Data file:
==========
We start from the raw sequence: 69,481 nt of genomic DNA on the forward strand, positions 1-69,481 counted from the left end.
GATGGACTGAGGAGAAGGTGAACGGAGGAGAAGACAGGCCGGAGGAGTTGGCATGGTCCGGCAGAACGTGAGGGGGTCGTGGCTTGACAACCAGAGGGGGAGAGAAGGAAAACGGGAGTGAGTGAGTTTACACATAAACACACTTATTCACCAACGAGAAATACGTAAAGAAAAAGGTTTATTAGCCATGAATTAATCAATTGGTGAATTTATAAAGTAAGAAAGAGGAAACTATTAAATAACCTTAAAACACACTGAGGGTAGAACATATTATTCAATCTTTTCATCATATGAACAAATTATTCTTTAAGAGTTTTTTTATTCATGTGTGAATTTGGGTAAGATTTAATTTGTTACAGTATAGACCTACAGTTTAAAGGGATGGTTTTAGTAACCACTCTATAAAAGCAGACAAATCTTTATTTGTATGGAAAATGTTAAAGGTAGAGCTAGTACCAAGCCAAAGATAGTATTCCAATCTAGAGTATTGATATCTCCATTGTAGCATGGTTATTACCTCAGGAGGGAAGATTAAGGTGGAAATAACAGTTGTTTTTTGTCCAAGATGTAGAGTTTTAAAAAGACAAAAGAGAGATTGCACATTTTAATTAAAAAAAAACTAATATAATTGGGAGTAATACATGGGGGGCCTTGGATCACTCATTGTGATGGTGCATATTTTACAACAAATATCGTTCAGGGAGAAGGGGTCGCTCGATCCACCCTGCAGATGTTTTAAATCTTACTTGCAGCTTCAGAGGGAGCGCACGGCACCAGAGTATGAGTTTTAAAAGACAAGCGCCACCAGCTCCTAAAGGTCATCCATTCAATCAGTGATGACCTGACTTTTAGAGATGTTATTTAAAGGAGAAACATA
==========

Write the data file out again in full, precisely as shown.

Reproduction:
We start from the raw sequence: 69,481 nt of genomic DNA on the forward strand, positions 1-69,481 counted from the left end.
GATGGACTGAGGAGAAGGTGAACGGAGGAGAAGACAGGCCGGAGGAGTTGGCATGGTCCGGCAGAACGTGAGGGGGTCGTGGCTTGACAACCAGAGGGGGAGAGAAGGAAAACGGGAGTGAGTGAGTTTACACATAAACACACTTATTCACCAACGAGAAATACGTAAAGAAAAAGGTTTATTAGCCATGAATTAATCAATTGGTGAATTTATAAAGTAAGAAAGAGGAAACTATTAAATAACCTTAAAACACACTGAGGGTAGAACATATTATTCAATCTTTTCATCATATGAACAAATTATTCTTTAAGAGTTTTTTTATTCATGTGTGAATTTGGGTAAGATTTAATTTGTTACAGTATAGACCTACAGTTTAAAGGGATGGTTTTAGTAACCACTCTATAAAAGCAGACAAATCTTTATTTGTATGGAAAATGTTAAAGGTAGAGCTAGTACCAAGCCAAAGATAGTATTCCAATCTAGAGTATTGATATCTCCATTGTAGCATGGTTATTACCTCAGGAGGGAAGATTAAGGTGGAAATAACAGTTGTTTTTTGTCCAAGATGTAGAGTTTTAAAAAGACAAAAGAGAGATTGCACATTTTAATTAAAAAAAAACTAATATAATTGGGAGTAATACATGGGGGGCCTTGGATCACTCATTGTGATGGTGCATATTTTACAACAAATATCGTTCAGGGAGAAGGGGTCGCTCGATCCACCCTGCAGATGTTTTAAATCTTACTTGCAGCTTCAGAGGGAGCGCACGGCACCAGAGTATGAGTTTTAAAAGACAAGCGCCACCAGCTCCTAAAGGTCATCCATTCAATCAGTGATGACCTGACTTTTAGAGATGTTATTTAAAGGAGAAACATA